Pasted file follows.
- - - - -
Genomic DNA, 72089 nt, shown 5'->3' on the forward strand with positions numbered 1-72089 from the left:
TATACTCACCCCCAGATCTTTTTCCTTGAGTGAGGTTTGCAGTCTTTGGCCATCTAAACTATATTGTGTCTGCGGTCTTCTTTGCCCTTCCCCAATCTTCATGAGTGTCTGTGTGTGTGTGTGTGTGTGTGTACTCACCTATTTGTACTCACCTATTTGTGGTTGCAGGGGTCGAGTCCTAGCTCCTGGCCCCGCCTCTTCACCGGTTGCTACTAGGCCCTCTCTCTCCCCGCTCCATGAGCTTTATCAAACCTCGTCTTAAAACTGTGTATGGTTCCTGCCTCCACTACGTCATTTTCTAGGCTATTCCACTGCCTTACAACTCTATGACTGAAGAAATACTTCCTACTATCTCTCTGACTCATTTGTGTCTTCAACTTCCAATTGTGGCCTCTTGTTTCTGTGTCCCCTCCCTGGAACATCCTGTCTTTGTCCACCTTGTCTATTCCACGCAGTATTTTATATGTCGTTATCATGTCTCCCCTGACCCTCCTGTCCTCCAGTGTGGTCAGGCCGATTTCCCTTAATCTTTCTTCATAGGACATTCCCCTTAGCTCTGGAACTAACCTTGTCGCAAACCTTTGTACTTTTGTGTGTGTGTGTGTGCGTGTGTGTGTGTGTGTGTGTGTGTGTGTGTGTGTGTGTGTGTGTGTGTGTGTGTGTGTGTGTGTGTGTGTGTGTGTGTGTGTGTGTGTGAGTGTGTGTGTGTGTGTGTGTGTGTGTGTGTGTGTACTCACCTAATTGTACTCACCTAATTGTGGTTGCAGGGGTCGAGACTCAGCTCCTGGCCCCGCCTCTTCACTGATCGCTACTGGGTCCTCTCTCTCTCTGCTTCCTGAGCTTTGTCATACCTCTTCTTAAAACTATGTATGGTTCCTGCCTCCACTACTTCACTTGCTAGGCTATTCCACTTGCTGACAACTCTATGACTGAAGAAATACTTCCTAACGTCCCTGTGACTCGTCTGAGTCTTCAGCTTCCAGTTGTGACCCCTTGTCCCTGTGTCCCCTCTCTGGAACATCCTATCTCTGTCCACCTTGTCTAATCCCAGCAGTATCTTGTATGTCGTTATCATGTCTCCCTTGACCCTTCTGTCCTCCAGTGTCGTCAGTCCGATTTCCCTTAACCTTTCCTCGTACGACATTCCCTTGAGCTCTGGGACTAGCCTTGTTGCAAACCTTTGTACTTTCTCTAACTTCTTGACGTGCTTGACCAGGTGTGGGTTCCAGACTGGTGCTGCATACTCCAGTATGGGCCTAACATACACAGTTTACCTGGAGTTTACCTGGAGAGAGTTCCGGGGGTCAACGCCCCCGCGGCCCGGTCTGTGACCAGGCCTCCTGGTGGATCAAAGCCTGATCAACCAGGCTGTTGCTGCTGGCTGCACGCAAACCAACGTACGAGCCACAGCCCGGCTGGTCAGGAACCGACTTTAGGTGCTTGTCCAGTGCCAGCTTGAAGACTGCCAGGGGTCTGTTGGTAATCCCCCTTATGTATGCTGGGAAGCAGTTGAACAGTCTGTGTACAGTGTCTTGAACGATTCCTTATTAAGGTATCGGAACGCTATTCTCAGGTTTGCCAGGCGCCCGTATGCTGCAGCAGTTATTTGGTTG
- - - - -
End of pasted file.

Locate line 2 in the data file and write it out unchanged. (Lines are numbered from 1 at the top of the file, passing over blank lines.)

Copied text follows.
TATACTCACCCCCAGATCTTTTTCCTTGAGTGAGGTTTGCAGTCTTTGGCCATCTAAACTATATTGTGTCTGCGGTCTTCTTTGCCCTTCCCCAATCTTCATGAGTGTCTGTGTGTGTGTGTGTGTGTGTGTACTCACCTATTTGTACTCACCTATTTGTGGTTGCAGGGGTCGAGTCCTAGCTCCTGGCCCCGCCTCTTCACCGGTTGCTACTAGGCCCTCTCTCTCCCCGCTCCATGAGCTTTATCAAACCTCGTCTTAAAACTGTGTATGGTTCCTGCCTCCACTACGTCATTTTCTAGGCTATTCCACTGCCTTACAACTCTATGACTGAAGAAATACTTCCTACTATCTCTCTGACTCATTTGTGTCTTCAACTTCCAATTGTGGCCTCTTGTTTCTGTGTCCCCTCCCTGGAACATCCTGTCTTTGTCCACCTTGTCTATTCCACGCAGTATTTTATATGTCGTTATCATGTCTCCCCTGACCCTCCTGTCCTCCAGTGTGGTCAGGCCGATTTCCCTTAATCTTTCTTCATAGGACATTCCCCTTAGCTCTGGAACTAACCTTGTCGCAAACCTTTGTACTTTTGTGTGTGTGTGTGTGCGTGTGTGTGTGTGTGTGTGTGTGTGTGTGTGTGTGTGTGTGTGTGTGTGTGTGTGTGTGTGTGTGTGTGTGTGTGTGTGTGTGTGTGTGAGTGTGTGTGTGTGTGTGTGTGTGTGTGTGTGTGTACTCACCTAATTGTACTCACCTAATTGTGGTTGCAGGGGTCGAGACTCAGCTCCTGGCCCCGCCTCTTCACTGATCGCTACTGGGTCCTCTCTCTCTCTGCTTCCTGAGCTTTGTCATACCTCTTCTTAAAACTATGTATGGTTCCTGCCTCCACTACTTCACTTGCTAGGCTATTCCACTTGCTGACAACTCTATGACTGAAGAAATACTTCCTAACGTCCCTGTGACTCGTCTGAGTCTTCAGCTTCCAGTTGTGACCCCTTGTCCCTGTGTCCCCTCTCTGGAACATCCTATCTCTGTCCACCTTGTCTAATCCCAGCAGTATCTTGTATGTCGTTATCATGTCTCCCTTGACCCTTCTGTCCTCCAGTGTCGTCAGTCCGATTTCCCTTAACCTTTCCTCGTACGACATTCCCTTGAGCTCTGGGACTAGCCTTGTTGCAAACCTTTGTACTTTCTCTAACTTCTTGACGTGCTTGACCAGGTGTGGGTTCCAGACTGGTGCTGCATACTCCAGTATGGGCCTAACATACACAGTTTACCTGGAGTTTACCTGGAGAGAGTTCCGGGGGTCAACGCCCCCGCGGCCCGGTCTGTGACCAGGCCTCCTGGTGGATCAAAGCCTGATCAACCAGGCTGTTGCTGCTGGCTGCACGCAAACCAACGTACGAGCCACAGCCCGGCTGGTCAGGAACCGACTTTAGGTGCTTGTCCAGTGCCAGCTTGAAGACTGCCAGGGGTCTGTTGGTAATCCCCCTTATGTATGCTGGGAAGCAGTTGAACAGTCTGTGTACAGTGTCTTGAACGATTCCTTATTAAGGTATCGGAACGCTATTCTCAGGTTTGCCAGGCGCCCGTATGCTGCAGCAGTTATTTGGTTG